Yes, I’d imagine it could be even more valuable in protein crystallization. If it is possible to take advantage of the intrinsic polarization of the laser radiation, you can easily imagine some very interesting applications, but I’m just not sure if that’s a dream that could ever really crystallize (sorry). Perhaps tricky crystallizations will require breaking out your laser pen in future?

      2. b says:

        My first thought as well. Perhaps an interesting observation – I’ve done a decent amount of Microscale Thermophoresis, which involves shining an infrared laser on a capillary of protein solution that on occasion is highly concentrated. You can experimentally monitor the way the protein solution moves towards or away from the heating effect induced by the infrared laser. Sometimes, you see the movement happening then just instantly stop and the signal dramatically changes shape. Never had an explanation for this, but maybe it is inducing some form of crystallization in the capillary.

  2. sgc says:

    Can it be a “simple” thermophoresis ?
    One particles are moving into the beam due to local heating, others out and you get separation and nucleation.

    1. Finlay Walton says:

      Heating has been ruled out as a mechanism – there is a small degree of heating in the focus (0.4°C at full power), but any heating would push the system further above the critical point into the mixed regime, negating the effect.

      1. sgcox says:

        I think that is even more than in Nanotemper Microscale Thermophoresis…
        Effect depends on the gradient, not absolute value and it is huge in a focused laser beam.
        I, like “b”, did see weird protein motions on that machine.

  3. John Wayne says:

    Lasers are good for everything

  4. Hap says:

    Is there any decomposition? Laser-induced crystallization would be good so long as you don’t generate and crystallize decomposition products.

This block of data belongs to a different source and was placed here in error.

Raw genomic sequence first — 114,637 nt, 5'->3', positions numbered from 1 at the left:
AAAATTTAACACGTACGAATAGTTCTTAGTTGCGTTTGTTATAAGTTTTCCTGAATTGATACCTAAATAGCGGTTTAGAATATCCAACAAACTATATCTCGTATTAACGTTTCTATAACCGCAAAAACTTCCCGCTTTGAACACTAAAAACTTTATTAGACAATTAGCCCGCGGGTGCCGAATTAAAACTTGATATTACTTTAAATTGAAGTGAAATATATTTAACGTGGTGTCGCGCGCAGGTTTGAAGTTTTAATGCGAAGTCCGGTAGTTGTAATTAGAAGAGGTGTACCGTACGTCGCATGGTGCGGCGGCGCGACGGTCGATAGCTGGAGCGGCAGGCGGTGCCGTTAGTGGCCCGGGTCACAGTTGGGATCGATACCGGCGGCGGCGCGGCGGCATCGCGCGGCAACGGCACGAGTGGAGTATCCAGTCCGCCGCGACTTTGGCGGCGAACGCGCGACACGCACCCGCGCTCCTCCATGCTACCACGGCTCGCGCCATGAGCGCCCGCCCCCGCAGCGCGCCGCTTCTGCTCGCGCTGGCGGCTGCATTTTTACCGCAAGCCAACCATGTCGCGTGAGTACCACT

5. scotty says:

    Exposing a concentrated solution to a warp field works too

    1. Pennpenn says:

      Don’t you need ionising radiation to re-crystalise dilithium?

  6. Anon says:

    “The 34-year-old wept at a hearing as a federal court judge in Brooklyn, New York, handed down the prison term.”

    Guess who? 🙂

    1. chiz says:

      The world’s most successful prisoner?

    2. Pennpenn says:

      If it is who I think you’re talking about, it’s just a pity he isn’t in jail for for the reason most people want to see him pilloried. The court transcripts when they were trying to find an impartial jury is worth a chuckle, at least.

  7. ScientistSailor says:

    It works even better if the lasers are attached to sharks…

    1. Micha Elyi says:

      Only use land sharks. Else too much danger of forming an ice-9 precipitate.

      1. Lawrence says:

        If you do you will likely neve unfreeze IIRC

  8. exGlaxoid says:

    If you use a polarized filter can you get only the “R” or “S” crystals from the racemate? That would be really cool.

  9. Marcin says:

    So would it make sense to hypothesize that polarized light being chiral could initiate enantiospecific crystal formation from the primordial soup of early life?

    1. Matthew Feinstein says:

      A related thought– a laser beam could apply a torque to a molecule. This is already done with optical OAM (Orbital Angular Momentum) states and could help answer the embarassing question of where the entropy goes.

  10. Insecure dumb PI says:

    Check out my hardcore treatment of grad students, and they love me… i am one….bad….ass. no one can touch my 50 nature papers.

  11. appa says:

    Might be related to laser cooling. Every molecule approaching the laser beam with the right speed and angle gets a recoil from the photons and is therefore slowed down. All the other molecules don’t interact with the photons because of doppler shift effects.